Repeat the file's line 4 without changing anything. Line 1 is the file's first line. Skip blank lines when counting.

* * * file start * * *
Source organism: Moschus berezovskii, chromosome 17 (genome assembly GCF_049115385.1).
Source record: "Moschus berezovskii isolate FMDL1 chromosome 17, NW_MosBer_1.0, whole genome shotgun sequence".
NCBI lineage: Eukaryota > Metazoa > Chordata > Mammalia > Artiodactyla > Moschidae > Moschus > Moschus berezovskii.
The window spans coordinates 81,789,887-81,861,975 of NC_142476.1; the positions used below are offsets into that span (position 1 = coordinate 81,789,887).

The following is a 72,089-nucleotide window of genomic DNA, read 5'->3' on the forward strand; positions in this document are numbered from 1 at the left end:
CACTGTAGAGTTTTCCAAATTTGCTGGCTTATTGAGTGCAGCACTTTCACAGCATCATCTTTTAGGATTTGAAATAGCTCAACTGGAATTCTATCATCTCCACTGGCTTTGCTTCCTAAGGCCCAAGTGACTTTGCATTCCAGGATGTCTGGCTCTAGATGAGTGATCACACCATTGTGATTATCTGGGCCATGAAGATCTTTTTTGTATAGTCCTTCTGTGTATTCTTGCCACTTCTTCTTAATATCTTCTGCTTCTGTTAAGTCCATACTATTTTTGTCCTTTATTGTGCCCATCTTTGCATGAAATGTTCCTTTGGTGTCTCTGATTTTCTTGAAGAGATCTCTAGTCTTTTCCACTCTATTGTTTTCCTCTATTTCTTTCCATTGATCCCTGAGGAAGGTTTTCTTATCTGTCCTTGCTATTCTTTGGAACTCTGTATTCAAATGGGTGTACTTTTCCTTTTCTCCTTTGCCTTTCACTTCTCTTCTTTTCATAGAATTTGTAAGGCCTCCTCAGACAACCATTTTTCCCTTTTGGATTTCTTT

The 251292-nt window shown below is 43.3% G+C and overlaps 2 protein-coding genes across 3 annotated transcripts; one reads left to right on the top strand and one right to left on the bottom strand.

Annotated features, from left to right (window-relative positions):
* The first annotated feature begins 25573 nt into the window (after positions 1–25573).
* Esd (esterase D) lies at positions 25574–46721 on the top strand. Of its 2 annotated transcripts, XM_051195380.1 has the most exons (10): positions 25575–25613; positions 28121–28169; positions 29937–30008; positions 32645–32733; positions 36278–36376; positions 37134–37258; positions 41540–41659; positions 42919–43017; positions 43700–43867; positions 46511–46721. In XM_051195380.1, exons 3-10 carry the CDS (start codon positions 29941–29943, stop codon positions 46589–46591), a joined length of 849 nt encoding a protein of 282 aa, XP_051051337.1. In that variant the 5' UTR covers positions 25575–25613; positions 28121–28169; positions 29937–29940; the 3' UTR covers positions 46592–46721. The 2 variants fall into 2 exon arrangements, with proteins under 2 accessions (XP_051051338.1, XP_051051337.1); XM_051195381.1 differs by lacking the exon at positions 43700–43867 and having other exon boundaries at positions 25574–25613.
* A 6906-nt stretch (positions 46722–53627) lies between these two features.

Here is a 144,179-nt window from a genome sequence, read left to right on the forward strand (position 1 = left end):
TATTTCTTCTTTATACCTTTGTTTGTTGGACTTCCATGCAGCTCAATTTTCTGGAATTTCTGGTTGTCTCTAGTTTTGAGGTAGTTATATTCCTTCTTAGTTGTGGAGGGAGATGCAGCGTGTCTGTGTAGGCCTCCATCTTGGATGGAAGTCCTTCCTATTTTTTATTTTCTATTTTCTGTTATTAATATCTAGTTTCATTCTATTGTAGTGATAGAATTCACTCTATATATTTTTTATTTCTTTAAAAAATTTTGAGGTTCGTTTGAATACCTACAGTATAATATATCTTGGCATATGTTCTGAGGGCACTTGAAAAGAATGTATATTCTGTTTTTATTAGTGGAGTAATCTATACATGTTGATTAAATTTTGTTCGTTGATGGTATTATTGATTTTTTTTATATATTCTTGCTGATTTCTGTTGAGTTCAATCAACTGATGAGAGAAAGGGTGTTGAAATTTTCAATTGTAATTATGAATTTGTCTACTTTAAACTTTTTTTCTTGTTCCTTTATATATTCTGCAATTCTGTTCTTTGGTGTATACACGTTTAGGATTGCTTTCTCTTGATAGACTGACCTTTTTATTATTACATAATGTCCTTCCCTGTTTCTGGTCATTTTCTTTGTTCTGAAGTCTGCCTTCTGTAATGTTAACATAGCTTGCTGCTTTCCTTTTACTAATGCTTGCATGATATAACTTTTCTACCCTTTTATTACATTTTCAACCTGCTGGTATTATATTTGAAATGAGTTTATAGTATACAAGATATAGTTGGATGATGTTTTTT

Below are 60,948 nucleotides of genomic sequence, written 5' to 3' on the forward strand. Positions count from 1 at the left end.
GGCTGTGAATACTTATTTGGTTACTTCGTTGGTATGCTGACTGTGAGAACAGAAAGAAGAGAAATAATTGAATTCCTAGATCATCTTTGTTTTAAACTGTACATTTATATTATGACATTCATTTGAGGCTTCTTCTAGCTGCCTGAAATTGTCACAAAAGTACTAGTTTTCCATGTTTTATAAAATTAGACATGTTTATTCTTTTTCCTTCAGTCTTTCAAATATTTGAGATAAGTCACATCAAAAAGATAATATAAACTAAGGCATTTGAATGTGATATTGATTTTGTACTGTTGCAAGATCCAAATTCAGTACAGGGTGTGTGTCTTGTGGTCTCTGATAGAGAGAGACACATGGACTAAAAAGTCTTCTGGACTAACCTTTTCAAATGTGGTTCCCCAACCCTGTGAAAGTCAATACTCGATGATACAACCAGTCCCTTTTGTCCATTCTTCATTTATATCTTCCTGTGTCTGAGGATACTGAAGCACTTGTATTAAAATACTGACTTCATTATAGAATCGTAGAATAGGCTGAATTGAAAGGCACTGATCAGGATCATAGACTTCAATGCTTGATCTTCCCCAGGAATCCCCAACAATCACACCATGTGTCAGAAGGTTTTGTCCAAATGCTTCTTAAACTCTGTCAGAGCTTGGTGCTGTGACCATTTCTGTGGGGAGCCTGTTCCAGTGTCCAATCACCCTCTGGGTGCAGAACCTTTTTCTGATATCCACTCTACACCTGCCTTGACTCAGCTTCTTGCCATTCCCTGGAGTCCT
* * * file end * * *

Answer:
The window spans coordinates 81,789,887-81,861,975 of NC_142476.1; the positions used below are offsets into that span (position 1 = coordinate 81,789,887).